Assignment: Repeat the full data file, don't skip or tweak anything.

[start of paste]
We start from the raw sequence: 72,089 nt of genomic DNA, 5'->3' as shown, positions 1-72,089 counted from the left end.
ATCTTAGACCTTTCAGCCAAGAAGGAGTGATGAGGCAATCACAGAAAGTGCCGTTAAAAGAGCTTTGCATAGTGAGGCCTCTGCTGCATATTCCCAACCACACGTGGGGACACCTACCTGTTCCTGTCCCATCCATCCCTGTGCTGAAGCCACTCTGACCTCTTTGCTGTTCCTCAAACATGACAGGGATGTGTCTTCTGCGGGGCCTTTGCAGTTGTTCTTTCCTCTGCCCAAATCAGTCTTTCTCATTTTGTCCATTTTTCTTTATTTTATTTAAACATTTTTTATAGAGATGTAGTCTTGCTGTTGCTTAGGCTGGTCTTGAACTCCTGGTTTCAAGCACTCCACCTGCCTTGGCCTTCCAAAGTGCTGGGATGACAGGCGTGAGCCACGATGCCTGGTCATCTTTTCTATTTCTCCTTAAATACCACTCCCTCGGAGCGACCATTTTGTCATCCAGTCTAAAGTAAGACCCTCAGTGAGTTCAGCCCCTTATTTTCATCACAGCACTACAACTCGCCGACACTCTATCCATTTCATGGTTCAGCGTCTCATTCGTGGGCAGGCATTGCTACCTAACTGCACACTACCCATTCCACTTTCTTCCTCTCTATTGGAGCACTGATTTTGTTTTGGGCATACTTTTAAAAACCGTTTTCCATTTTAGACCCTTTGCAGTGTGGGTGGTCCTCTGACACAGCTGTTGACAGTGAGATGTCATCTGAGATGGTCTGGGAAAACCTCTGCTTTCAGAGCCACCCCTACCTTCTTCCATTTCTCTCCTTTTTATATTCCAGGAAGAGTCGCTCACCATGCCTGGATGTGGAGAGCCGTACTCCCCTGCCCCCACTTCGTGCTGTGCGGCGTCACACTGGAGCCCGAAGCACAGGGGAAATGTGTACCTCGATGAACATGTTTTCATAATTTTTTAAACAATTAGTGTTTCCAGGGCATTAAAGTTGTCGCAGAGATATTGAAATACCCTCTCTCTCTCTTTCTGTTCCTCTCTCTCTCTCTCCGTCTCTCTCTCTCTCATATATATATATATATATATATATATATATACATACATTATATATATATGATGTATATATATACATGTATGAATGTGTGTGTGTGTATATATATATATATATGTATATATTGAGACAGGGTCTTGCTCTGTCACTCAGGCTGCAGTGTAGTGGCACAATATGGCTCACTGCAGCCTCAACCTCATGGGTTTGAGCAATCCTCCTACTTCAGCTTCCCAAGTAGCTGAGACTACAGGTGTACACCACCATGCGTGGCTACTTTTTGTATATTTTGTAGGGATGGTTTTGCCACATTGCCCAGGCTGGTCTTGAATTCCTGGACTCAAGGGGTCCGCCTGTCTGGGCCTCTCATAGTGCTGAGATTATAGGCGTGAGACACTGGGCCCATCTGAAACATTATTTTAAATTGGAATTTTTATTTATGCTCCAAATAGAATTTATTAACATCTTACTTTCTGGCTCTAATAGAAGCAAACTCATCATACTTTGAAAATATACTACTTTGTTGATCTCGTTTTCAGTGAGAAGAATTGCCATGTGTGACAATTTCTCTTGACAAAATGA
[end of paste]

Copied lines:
We start from the raw sequence: 72,089 nt of genomic DNA, 5'->3' as shown, positions 1-72,089 counted from the left end.
ATCTTAGACCTTTCAGCCAAGAAGGAGTGATGAGGCAATCACAGAAAGTGCCGTTAAAAGAGCTTTGCATAGTGAGGCCTCTGCTGCATATTCCCAACCACACGTGGGGACACCTACCTGTTCCTGTCCCATCCATCCCTGTGCTGAAGCCACTCTGACCTCTTTGCTGTTCCTCAAACATGACAGGGATGTGTCTTCTGCGGGGCCTTTGCAGTTGTTCTTTCCTCTGCCCAAATCAGTCTTTCTCATTTTGTCCATTTTTCTTTATTTTATTTAAACATTTTTTATAGAGATGTAGTCTTGCTGTTGCTTAGGCTGGTCTTGAACTCCTGGTTTCAAGCACTCCACCTGCCTTGGCCTTCCAAAGTGCTGGGATGACAGGCGTGAGCCACGATGCCTGGTCATCTTTTCTATTTCTCCTTAAATACCACTCCCTCGGAGCGACCATTTTGTCATCCAGTCTAAAGTAAGACCCTCAGTGAGTTCAGCCCCTTATTTTCATCACAGCACTACAACTCGCCGACACTCTATCCATTTCATGGTTCAGCGTCTCATTCGTGGGCAGGCATTGCTACCTAACTGCACACTACCCATTCCACTTTCTTCCTCTCTATTGGAGCACTGATTTTGTTTTGGGCATACTTTTAAAAACCGTTTTCCATTTTAGACCCTTTGCAGTGTGGGTGGTCCTCTGACACAGCTGTTGACAGTGAGATGTCATCTGAGATGGTCTGGGAAAACCTCTGCTTTCAGAGCCACCCCTACCTTCTTCCATTTCTCTCCTTTTTATATTCCAGGAAGAGTCGCTCACCATGCCTGGATGTGGAGAGCCGTACTCCCCTGCCCCCACTTCGTGCTGTGCGGCGTCACACTGGAGCCCGAAGCACAGGGGAAATGTGTACCTCGATGAACATGTTTTCATAATTTTTTAAACAATTAGTGTTTCCAGGGCATTAAAGTTGTCGCAGAGATATTGAAATACCCTCTCTCTCTCTTTCTGTTCCTCTCTCTCTCTCTCCGTCTCTCTCTCTCTCATATATATATATATATATATATATATATATACATACATTATATATATATGATGTATATATATACATGTATGAATGTGTGTGTGTGTATATATATATATATATGTATATATTGAGACAGGGTCTTGCTCTGTCACTCAGGCTGCAGTGTAGTGGCACAATATGGCTCACTGCAGCCTCAACCTCATGGGTTTGAGCAATCCTCCTACTTCAGCTTCCCAAGTAGCTGAGACTACAGGTGTACACCACCATGCGTGGCTACTTTTTGTATATTTTGTAGGGATGGTTTTGCCACATTGCCCAGGCTGGTCTTGAATTCCTGGACTCAAGGGGTCCGCCTGTCTGGGCCTCTCATAGTGCTGAGATTATAGGCGTGAGACACTGGGCCCATCTGAAACATTATTTTAAATTGGAATTTTTATTTATGCTCCAAATAGAATTTATTAACATCTTACTTTCTGGCTCTAATAGAAGCAAACTCATCATACTTTGAAAATATACTACTTTGTTGATCTCGTTTTCAGTGAGAAGAATTGCCATGTGTGACAATTTCTCTTGACAAAATGA